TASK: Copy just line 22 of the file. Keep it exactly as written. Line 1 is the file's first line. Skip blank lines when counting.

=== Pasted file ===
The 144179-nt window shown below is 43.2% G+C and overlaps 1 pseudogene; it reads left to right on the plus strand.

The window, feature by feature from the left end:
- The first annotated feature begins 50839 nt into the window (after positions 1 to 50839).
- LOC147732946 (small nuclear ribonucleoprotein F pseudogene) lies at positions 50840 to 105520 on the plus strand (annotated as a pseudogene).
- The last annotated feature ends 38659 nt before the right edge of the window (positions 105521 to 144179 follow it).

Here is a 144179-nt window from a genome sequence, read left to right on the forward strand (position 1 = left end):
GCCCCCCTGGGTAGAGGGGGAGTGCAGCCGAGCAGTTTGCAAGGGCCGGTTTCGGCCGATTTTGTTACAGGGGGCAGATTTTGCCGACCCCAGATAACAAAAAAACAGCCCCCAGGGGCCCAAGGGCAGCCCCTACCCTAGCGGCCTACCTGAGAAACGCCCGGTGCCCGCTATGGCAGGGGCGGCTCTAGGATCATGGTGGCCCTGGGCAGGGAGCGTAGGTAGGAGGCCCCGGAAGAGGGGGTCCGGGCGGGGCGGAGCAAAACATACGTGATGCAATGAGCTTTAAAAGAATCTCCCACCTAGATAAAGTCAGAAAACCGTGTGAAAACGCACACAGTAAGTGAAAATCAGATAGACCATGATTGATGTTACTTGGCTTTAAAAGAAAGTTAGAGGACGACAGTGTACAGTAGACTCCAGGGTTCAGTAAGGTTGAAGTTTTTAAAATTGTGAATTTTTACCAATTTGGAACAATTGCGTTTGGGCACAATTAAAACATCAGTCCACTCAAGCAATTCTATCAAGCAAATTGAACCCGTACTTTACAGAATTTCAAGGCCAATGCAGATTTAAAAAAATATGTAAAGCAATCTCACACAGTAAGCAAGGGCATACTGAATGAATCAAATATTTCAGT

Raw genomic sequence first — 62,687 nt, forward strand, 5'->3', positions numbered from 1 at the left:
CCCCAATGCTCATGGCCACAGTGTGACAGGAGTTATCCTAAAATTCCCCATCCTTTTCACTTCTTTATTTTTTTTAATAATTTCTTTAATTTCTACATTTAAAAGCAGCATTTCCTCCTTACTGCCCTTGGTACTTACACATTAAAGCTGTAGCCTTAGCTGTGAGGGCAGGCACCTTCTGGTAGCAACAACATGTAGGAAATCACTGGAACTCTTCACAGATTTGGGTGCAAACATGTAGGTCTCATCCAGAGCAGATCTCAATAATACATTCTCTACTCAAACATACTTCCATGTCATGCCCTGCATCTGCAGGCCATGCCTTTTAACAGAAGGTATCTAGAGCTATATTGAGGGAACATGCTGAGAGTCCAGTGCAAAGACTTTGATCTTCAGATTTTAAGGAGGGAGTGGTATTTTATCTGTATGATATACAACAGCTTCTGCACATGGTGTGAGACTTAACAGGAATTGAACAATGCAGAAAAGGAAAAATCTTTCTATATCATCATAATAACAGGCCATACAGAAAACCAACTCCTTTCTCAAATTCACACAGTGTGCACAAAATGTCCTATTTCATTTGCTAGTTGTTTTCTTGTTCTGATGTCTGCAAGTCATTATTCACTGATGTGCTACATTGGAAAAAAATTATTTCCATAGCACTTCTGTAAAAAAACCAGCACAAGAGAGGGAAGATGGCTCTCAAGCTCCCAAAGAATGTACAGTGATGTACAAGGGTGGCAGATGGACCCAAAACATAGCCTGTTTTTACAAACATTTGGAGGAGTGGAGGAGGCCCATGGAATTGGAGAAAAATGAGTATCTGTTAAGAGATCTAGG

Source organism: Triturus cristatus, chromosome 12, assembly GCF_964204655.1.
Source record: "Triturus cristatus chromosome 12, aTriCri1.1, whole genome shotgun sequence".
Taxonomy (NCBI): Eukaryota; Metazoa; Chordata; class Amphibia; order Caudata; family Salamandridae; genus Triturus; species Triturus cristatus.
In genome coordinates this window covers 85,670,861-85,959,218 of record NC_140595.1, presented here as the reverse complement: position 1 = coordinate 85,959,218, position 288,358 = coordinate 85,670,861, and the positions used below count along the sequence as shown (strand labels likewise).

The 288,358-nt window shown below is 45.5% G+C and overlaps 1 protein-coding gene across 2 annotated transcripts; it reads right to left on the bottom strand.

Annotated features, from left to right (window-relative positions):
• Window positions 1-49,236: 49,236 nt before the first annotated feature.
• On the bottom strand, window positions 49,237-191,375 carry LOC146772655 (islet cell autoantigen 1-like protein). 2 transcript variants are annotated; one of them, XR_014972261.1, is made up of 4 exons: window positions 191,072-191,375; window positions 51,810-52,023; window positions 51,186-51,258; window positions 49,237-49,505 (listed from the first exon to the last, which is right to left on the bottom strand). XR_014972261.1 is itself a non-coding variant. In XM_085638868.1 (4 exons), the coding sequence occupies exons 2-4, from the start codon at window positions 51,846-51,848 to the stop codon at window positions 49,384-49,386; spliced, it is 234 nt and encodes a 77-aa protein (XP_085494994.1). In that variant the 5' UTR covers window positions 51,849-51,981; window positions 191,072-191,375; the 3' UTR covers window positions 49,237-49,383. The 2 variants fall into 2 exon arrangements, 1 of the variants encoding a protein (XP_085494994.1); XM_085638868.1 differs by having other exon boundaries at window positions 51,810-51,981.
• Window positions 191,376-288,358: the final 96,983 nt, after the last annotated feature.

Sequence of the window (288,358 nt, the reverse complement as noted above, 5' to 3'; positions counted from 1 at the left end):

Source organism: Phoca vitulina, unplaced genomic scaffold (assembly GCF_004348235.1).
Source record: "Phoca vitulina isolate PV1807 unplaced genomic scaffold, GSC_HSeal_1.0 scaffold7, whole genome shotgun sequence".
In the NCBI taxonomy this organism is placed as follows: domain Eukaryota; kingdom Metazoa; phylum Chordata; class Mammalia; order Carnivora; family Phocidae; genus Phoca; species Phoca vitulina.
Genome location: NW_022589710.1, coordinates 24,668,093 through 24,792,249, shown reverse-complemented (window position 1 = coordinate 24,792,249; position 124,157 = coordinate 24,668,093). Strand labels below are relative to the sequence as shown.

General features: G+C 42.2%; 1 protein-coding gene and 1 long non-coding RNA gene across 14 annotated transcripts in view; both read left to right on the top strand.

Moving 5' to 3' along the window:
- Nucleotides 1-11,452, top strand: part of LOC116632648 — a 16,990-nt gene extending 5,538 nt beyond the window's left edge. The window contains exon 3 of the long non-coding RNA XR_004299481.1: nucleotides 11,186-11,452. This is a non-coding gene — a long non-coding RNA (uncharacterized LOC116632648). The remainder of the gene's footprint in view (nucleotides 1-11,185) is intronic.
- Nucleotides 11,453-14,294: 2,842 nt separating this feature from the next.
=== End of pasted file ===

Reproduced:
In the NCBI taxonomy this organism is placed as follows: domain Eukaryota; kingdom Metazoa; phylum Chordata; class Mammalia; order Carnivora; family Phocidae; genus Phoca; species Phoca vitulina.